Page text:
New research shows tons of carbon emissions can be reduced with 3D printing
CASTOR, a specialist industrial 3D Printing software company, has released new research revealing that manufacturers can reduce carbon emissions through additive manufacturing, showing that more than a third of 3D-printed parts can reduce carbon emissions.
The report emphasises the environmental benefits of using additive manufacturing (AM) over traditional manufacturing methods, highlighting different aspects where AM has strong CO2 emissions saving potential as in complex geometries parts and spare parts that be produced on-demand.
As an example, the report illustrates how the avoidance of the production and disposal of a single spare part over a ten-year period can lead to a significant reduction of 3 tons of CO2 emissions – equivalent to the emissions produced by 18,000 kilometres travelled in a diesel automobile, or 216 train trips between Paris and Amsterdam.
These findings demonstrate the potential for AM to make a significant impact on a company's carbon footprint.
Omer Blaier, CASTOR’s Co-Founder and CEO: “Business leaders are under increasing pressure to reduce carbon emissions – from stakeholders, customers, and from regulatory bodies. Companies must explore new innovative manufacturing processes if they are to become more environmentally friendly. We believe that the contribution of Additive Manufacturing to sustainability is growing, and we are committed to developing methods to reflect its benefits.”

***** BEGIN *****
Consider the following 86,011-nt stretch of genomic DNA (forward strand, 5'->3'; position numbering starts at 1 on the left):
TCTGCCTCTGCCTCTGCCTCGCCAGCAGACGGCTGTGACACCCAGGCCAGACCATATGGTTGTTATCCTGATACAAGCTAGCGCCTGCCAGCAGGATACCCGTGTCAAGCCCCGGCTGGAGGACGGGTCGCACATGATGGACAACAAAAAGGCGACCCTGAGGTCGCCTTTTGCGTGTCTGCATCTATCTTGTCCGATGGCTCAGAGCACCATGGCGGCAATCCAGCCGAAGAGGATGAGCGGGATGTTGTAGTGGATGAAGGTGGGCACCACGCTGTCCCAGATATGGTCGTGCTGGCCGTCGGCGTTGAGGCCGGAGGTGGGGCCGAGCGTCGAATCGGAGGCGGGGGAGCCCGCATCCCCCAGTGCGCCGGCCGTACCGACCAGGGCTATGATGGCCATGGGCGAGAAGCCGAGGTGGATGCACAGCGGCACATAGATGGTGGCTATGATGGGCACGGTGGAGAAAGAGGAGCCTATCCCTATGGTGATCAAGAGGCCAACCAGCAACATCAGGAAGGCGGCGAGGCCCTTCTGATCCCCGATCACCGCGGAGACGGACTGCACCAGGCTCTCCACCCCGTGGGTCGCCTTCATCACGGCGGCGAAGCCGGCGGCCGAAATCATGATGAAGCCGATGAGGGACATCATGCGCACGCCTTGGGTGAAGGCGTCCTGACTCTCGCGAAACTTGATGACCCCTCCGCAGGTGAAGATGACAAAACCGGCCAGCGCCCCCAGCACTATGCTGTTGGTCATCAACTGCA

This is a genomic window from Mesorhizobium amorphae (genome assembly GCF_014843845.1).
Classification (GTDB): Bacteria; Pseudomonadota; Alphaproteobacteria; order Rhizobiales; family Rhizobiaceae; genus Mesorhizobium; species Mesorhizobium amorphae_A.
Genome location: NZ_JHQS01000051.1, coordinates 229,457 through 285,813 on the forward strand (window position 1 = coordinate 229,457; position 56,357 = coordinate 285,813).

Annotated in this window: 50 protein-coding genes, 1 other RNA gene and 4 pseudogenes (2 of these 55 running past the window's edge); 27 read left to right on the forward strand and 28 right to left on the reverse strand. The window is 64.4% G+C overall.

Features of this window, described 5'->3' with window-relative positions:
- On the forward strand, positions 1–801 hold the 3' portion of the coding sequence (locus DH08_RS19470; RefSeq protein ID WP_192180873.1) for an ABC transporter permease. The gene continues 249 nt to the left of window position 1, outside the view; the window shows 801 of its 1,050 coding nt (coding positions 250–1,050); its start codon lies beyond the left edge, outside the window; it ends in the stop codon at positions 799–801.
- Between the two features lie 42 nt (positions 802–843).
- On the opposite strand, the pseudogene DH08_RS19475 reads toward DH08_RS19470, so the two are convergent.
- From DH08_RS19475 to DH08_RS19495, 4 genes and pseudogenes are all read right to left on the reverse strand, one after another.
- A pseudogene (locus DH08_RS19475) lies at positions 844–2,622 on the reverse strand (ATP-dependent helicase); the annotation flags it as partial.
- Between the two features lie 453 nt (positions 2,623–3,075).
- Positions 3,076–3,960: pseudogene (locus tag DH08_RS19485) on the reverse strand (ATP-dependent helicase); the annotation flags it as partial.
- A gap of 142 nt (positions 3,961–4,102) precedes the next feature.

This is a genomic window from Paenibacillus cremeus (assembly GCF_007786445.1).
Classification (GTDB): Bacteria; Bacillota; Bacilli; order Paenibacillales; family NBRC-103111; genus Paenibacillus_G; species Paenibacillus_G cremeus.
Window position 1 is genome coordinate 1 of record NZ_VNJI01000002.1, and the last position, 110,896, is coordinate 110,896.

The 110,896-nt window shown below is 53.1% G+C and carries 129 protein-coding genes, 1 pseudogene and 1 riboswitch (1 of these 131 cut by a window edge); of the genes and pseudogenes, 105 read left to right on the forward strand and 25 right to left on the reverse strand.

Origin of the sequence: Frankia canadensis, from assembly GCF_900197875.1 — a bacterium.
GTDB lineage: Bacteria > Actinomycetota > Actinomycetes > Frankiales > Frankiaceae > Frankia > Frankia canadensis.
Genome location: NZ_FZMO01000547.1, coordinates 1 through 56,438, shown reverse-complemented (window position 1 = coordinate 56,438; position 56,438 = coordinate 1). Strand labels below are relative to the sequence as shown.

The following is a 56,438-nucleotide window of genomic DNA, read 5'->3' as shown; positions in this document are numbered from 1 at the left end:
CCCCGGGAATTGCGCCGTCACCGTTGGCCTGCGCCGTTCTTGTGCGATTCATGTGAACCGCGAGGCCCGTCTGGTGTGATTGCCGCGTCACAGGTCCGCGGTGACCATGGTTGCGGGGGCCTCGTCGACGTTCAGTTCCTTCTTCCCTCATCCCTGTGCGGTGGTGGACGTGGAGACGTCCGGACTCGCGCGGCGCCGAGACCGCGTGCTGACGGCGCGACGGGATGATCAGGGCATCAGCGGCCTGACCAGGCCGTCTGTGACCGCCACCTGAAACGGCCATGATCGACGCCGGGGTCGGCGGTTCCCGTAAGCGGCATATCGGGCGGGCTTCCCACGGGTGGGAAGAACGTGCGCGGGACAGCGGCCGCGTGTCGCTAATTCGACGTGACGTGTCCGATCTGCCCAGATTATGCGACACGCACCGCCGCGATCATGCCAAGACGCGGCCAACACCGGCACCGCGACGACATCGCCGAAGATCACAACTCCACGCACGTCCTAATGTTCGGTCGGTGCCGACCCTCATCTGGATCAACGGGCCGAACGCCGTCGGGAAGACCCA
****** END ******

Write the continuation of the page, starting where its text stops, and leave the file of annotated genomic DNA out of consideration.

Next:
CASTOR’s software enables manufacturers to automatically analyse their parts and determine whether production with AM makes sense, from a technical, economical, and now also sustainable point of view.
The research is based on CASTOR’s latest addition to the software, a calculator that reveals the amount of CO2 emissions that can potentially be saved by using Additive Manufacturing instead of Traditional Manufacturing.
As stated in the report, CASTOR’s Carbon Emissions calculator is derived by analysing parts through their various stages of its lifecycle. The calculator’s considerations are aggregated from factors such as:
- Material production
- Product manufacturing
- Product use
- End of life of a part
The report is based on the data of more than 50,000 assemblies and parts that have been uploaded to CASTOR’s software over the past three years, the company gathered all the interesting trends that were identified and created a report that summarises insights into AM as a sustainable way of production.
This new innovation provides companies with valuable information and transparent sustainability reporting on their parts’ CO2 emission, allowing them todrive more informed and sustainable decisions across the organisation, and it is the source of knowledge for the informative and revealing data in this report.
You can find the report for free download in this link.